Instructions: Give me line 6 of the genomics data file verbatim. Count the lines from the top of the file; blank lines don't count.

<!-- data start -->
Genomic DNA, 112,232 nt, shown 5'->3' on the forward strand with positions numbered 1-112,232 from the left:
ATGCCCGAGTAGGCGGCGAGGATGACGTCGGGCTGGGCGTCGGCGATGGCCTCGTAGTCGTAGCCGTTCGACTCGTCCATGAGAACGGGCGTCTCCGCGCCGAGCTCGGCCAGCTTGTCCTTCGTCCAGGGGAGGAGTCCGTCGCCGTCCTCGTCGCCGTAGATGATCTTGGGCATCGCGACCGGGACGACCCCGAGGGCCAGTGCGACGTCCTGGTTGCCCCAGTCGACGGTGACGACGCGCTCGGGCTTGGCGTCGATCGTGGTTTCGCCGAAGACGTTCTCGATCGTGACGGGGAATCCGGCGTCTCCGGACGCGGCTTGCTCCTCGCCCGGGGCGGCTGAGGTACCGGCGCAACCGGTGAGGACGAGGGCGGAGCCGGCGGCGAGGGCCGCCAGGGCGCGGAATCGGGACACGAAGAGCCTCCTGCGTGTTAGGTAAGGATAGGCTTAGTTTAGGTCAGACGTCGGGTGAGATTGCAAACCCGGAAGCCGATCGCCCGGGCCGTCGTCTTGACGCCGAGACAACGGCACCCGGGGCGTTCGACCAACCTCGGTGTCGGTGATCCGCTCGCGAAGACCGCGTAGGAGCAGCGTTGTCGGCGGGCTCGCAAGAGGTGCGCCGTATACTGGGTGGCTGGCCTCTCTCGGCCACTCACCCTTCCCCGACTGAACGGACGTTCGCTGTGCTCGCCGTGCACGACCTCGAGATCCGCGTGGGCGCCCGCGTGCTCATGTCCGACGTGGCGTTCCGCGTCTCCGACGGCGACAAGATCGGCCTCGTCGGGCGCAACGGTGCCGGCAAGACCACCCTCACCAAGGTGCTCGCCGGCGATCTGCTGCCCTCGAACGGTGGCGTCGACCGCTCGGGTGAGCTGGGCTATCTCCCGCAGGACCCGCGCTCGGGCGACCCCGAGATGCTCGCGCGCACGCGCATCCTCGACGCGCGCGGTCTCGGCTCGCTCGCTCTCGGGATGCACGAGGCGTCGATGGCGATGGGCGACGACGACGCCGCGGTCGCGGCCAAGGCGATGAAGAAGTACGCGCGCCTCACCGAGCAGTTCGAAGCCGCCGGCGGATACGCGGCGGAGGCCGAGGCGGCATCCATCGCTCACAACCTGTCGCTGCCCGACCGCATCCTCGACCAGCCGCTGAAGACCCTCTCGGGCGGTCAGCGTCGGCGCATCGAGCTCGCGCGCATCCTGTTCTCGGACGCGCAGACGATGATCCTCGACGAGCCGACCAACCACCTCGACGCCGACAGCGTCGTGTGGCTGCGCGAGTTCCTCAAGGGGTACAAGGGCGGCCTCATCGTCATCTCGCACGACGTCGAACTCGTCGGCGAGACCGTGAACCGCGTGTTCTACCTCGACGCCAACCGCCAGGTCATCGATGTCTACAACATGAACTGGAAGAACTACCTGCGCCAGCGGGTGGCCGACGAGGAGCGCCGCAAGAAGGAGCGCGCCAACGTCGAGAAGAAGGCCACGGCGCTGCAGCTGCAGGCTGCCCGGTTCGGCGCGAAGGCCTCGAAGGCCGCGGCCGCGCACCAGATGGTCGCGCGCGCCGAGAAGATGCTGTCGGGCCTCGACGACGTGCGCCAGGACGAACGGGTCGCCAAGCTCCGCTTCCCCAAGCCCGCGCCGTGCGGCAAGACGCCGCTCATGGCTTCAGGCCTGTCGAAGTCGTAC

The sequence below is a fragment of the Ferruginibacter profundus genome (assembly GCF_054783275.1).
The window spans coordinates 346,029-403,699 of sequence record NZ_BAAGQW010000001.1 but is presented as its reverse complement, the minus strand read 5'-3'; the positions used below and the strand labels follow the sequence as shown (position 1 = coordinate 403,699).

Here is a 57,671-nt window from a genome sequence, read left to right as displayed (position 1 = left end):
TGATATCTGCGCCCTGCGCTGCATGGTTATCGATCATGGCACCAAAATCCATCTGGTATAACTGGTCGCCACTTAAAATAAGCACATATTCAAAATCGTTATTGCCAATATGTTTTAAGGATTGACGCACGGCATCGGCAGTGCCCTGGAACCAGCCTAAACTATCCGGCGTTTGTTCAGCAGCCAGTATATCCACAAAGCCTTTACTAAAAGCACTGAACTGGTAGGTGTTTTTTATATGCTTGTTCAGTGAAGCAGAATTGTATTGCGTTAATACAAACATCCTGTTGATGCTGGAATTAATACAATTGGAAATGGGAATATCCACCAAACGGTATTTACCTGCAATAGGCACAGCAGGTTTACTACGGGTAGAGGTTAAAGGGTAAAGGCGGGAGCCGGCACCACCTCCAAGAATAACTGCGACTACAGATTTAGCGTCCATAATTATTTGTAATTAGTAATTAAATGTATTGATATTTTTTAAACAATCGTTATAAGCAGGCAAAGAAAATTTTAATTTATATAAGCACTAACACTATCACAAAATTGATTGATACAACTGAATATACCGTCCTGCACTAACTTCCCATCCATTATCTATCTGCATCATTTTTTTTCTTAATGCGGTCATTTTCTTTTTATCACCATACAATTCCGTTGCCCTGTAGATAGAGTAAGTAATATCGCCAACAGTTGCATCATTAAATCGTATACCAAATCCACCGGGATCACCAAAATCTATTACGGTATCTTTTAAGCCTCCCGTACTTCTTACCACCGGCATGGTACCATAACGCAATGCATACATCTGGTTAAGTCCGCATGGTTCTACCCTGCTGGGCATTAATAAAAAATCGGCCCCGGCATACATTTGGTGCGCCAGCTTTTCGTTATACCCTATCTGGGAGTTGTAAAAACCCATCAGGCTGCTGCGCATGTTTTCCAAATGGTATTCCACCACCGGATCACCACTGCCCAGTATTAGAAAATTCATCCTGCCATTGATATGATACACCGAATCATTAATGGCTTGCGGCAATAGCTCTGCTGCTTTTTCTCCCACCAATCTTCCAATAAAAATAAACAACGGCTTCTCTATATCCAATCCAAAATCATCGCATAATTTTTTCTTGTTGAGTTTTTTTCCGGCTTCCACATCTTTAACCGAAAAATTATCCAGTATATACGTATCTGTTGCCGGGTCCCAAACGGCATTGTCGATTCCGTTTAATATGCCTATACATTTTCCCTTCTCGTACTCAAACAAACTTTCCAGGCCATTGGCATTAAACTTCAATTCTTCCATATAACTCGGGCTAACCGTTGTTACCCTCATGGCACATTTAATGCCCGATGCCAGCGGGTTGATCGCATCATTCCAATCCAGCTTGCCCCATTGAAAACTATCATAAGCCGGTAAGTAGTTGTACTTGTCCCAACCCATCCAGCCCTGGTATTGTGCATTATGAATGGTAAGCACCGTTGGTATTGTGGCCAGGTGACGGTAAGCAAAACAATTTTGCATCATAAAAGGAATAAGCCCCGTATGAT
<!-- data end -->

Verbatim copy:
TGATATCTGCGCCCTGCGCTGCATGGTTATCGATCATGGCACCAAAATCCATCTGGTATAACTGGTCGCCACTTAAAATAAGCACATATTCAAAATCGTTATTGCCAATATGTTTTAAGGATTGACGCACGGCATCGGCAGTGCCCTGGAACCAGCCTAAACTATCCGGCGTTTGTTCAGCAGCCAGTATATCCACAAAGCCTTTACTAAAAGCACTGAACTGGTAGGTGTTTTTTATATGCTTGTTCAGTGAAGCAGAATTGTATTGCGTTAATACAAACATCCTGTTGATGCTGGAATTAATACAATTGGAAATGGGAATATCCACCAAACGGTATTTACCTGCAATAGGCACAGCAGGTTTACTACGGGTAGAGGTTAAAGGGTAAAGGCGGGAGCCGGCACCACCTCCAAGAATAACTGCGACTACAGATTTAGCGTCCATAATTATTTGTAATTAGTAATTAAATGTATTGATATTTTTTAAACAATCGTTATAAGCAGGCAAAGAAAATTTTAATTTATATAAGCACTAACACTATCACAAAATTGATTGATACAACTGAATATACCGTCCTGCACTAACTTCCCATCCATTATCTATCTGCATCATTTTTTTTCTTAATGCGGTCATTTTCTTTTTATCACCATACAATTCCGTTGCCCTGTAGATAGAGTAAGTAATATCGCCAACAGTTGCATCATTAAATCGTATACCAAATCCACCGGGATCACCAAAATCTATTACGGTATCTTTTAAGCCTCCCGTACTTCTTACCACCGGCATGGTACCATAACGCAATGCATACATCTGGTTAAGTCCGCATGGTTCTACCCTGCTGGGCATTAATAAAAAATCGGCCCCGGCATACATTTGGTGCGCCAGCTTTTCGTTATACCCTATCTGGGAGTTGTAAAAACCCATCAGGCTGCTGCGCATGTTTTCCAAATGGTATTCCACCACCGGATCACCACTGCCCAGTATTAGAAAATTCATCCTGCCATTGATATGATACACCGAATCATTAATGGCTTGCGGCAATAGCTCTGCTGCTTTTTCTCCCACCAATCTTCCAATAAAAATAAACAACGGCTTCTCTATATCCAATCCAAAATCATCGCATAATTTTTTCTTGTTGAGTTTTTTTCCGGCTTCCACATCTTTAACCGAAAAATTATCCAGTATATACGTATCTGTTGCCGGGTCCCAAACGGCATTGTCGATTCCGTTTAATATGCCTATACATTTTCCCTTCTCGTACTCAAACAAACTTTCCAGGCCATTGGCATTAAACTTCAATTCTTCCATATAACTCGGGCTAACCGTTGTTACCCTCATGGCACATTTAATGCCCGATGCCAGCGGGTTGATCGCATCATTCCAATCCAGCTTGCCCCATTGAAAACTATCATAAGCCGGTAAGTAGTTGTACTTGTCCCAACCCATCCAGCCCTGGTATTGTGCATTATGAATGGTAAGCACCGTTGGTATTGTGGCCAGGTGACGGTAAGCAAAACAATTTTGCATCATAAAAGGAATAAGCCCCGTATGAT